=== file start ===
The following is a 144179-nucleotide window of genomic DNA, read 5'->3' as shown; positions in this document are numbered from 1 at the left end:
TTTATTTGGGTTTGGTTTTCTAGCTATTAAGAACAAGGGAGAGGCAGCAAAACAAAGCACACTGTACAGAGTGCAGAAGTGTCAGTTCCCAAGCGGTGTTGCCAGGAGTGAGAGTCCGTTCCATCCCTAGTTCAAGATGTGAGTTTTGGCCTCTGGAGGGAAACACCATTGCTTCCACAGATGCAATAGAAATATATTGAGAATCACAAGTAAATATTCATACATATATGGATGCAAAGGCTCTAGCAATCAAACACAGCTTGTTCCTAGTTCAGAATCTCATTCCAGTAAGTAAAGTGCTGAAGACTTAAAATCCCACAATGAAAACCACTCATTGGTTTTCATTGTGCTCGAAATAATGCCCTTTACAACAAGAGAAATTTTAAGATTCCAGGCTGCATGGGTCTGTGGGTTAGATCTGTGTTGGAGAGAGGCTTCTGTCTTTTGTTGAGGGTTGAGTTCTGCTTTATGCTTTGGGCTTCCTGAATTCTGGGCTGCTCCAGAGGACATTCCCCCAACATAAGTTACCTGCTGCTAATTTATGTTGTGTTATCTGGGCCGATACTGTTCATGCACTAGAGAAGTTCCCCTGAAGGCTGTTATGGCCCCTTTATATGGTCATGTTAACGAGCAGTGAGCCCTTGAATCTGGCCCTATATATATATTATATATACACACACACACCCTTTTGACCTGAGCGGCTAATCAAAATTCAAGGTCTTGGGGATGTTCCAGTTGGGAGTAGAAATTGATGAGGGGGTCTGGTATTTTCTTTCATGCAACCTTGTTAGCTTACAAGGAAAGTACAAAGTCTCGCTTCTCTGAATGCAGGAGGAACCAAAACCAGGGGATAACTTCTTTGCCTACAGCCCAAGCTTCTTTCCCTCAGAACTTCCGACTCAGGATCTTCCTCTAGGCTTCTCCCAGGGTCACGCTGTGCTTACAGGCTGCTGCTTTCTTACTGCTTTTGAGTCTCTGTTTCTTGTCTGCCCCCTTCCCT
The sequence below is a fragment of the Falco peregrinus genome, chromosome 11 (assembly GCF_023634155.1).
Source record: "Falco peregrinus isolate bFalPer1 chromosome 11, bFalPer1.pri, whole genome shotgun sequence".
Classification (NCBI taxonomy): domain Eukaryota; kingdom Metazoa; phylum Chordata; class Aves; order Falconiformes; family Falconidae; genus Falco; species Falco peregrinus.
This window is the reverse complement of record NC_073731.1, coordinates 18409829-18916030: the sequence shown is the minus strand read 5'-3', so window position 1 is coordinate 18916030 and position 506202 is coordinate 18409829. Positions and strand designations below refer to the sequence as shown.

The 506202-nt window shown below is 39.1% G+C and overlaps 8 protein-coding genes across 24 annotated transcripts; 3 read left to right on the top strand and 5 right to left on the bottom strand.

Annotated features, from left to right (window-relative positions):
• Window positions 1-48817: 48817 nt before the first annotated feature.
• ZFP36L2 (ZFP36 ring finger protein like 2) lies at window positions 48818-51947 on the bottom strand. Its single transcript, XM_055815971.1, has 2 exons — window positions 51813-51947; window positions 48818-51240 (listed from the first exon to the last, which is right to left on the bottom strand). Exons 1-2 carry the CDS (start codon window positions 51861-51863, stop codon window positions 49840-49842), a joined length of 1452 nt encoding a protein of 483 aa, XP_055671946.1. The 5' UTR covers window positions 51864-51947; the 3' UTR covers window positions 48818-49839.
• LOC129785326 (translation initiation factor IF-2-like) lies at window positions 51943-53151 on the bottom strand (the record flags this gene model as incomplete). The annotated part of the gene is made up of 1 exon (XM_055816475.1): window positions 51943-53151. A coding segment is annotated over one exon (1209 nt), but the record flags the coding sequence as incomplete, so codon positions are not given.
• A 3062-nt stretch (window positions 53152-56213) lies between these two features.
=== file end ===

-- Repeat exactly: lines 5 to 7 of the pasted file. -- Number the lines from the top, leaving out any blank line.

Classification (NCBI taxonomy): domain Eukaryota; kingdom Metazoa; phylum Chordata; class Aves; order Falconiformes; family Falconidae; genus Falco; species Falco peregrinus.
This window is the reverse complement of record NC_073731.1, coordinates 18409829-18916030: the sequence shown is the minus strand read 5'-3', so window position 1 is coordinate 18916030 and position 506202 is coordinate 18409829. Positions and strand designations below refer to the sequence as shown.

The 506202-nt window shown below is 39.1% G+C and overlaps 8 protein-coding genes across 24 annotated transcripts; 3 read left to right on the top strand and 5 right to left on the bottom strand.